Baker sounds like a occupational surname, but the job that put this one on parents’ radar? Quarterback.
Our Baby Name of they Day comes from this list.
Bakers Gonna Bake
Quick: what does a Carter do? A Cooper? Many of the most popular occupational surnames don’t make for obvious job titles circa 2019. Even if we kinda-sorta can imagine Mason or Archer in action, it’s not necessarily in everyday use.
But Baker? We’re still bakers today.
In Old English, bæcere referred to one who bakes bread.
Not only do we use it as a job title and a hobby still, but it appears in plenty of phrases. A baker’s dozen means thirteen, or a bonus; half-baked means incomplete; while baked in means already included in the plan.
By the Numbers
Like nearly any surname, it’s been handed down at least some of the time. A dozen here, seven or so there, appear throughout much of the twentieth century.
The name leaps in the 1990s and early 2000s, the age of Tyler and Dylan, Cameron and Hunter. But that still translates to just 25 or 50 births, give or take.
Parents don’t hear this as a name until a very specific person comes along: Baker Mayfield.
Born in Texas in 1995, the football player’s name sounds like it must come from his family tree. Not so. His dad, James Mayfield, also played football, and had a teammate named Baker back in the day. It wasn’t an honor name, exactly – just an unusual choice that had never been forgotten. His mom, Gina, loved the idea of naming their second son Baker, but James wasn’t so sure. They compromised: if she chose the first, he’d choose the middle. And so Baker Reagan – as in the 40th president – was named.
He walked on to the Texas Tech football team, and, after a teammate was injured, became starting quarterback as a freshman. Mayfield later transferred to the University of Oklahoma, and earned the Heisman Trophy in 2017. Along the way, his name became familiar to college football fans. That’s because his transfer triggered a host of questions about eligibility and scholarships, and his appeal to the National Collegiate Athletic Association resulted in the Baker Mayfield Rule.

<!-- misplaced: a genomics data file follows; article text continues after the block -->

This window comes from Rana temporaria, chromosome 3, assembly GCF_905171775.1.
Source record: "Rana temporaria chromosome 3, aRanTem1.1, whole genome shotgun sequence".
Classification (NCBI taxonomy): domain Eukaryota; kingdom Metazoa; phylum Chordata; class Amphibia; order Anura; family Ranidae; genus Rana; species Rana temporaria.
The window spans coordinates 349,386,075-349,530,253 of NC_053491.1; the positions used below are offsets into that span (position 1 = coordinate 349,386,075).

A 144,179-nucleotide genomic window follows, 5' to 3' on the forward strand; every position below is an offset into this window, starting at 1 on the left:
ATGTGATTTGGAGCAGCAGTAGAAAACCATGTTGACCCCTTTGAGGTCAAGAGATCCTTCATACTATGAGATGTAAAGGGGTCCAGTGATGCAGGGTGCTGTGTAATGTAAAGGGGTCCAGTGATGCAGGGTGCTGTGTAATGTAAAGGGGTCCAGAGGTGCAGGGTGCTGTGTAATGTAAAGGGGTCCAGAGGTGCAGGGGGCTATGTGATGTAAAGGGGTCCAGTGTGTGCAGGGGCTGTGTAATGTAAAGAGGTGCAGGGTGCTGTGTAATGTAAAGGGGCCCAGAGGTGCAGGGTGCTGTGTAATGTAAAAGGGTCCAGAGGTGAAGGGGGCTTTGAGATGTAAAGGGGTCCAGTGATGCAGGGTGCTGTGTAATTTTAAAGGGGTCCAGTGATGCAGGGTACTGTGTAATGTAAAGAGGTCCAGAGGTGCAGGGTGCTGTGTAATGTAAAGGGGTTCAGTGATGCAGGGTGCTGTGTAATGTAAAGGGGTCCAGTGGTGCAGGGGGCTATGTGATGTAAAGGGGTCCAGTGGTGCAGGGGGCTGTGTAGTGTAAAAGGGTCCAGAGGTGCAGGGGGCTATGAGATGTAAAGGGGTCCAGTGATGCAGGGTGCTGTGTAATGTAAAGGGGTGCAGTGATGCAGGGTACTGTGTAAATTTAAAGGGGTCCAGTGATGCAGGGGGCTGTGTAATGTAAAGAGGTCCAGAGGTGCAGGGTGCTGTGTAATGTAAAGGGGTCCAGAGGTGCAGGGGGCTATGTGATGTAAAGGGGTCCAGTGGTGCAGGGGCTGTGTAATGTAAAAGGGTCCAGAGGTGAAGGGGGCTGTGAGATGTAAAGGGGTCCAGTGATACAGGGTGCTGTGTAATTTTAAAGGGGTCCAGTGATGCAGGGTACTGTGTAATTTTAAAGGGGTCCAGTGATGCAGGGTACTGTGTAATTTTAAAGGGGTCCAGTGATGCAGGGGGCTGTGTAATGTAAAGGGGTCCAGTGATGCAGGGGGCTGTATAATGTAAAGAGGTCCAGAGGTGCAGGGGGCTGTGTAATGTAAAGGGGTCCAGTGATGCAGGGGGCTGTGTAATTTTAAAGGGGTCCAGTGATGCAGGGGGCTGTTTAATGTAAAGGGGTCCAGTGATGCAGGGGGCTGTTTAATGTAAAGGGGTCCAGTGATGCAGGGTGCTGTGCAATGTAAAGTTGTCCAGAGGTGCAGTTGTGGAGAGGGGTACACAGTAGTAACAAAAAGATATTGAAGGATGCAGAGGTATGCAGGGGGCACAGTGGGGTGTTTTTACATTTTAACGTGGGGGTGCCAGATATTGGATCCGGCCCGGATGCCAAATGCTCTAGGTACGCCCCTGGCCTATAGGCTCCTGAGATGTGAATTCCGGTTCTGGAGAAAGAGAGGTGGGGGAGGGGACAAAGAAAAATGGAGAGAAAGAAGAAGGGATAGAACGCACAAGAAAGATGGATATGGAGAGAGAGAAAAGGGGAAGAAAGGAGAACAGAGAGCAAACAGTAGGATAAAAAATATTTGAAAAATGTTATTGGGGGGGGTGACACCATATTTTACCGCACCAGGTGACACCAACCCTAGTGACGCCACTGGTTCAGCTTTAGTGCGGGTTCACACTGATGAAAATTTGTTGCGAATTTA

But all the winning games, the new records, and that trophy? That jump-started interest in the name for certain.
By 2017, 165 boys and 24 girls received the name – more than double ten years earlier.
#1 Draft Pick
Mayfield became the #1 pick in the 2018 draft, and went to play for the Cleveland Browns. He excelled again; he currently holds the record for most passing touchdowns by a rookie quarterback.
He’s also courted controversy – an arrest for disorderly conduct, a reputation for carrying a chip on his shoulder.
And yet, he’s a phenomenal athlete.
The Next Brady?
Here’s the thing about this name: it checks all the boxes.
It picks up from Hunter and Carter, with that -r ending. It shares the same bright ‘a’ of yet another occupational surname name: Mason. It’s a strong sound, and yet Baker comes across as softer than, say, Ryker or Cannon.
It also brings to mind another quarterback surname name: Brady. Tom Brady played his first game for the New England Patriots in 2000. Unlike Mayfield, he wasn’t a college phenom, and there were other reasons parents had shortlisted this more-familiar boy name.
But by 2006, after three Super Bowl starts, the name Brady had entered the US Top 100. A star athlete can impact the trajectory of a name, taking it from rising favorite to The Next Big Thing.
Could Baker be the next Brady? It’s too soon to say – on and off the field – but the name shows tremendous promise.
What do you think of Baker? Would you name a child after a professional athlete?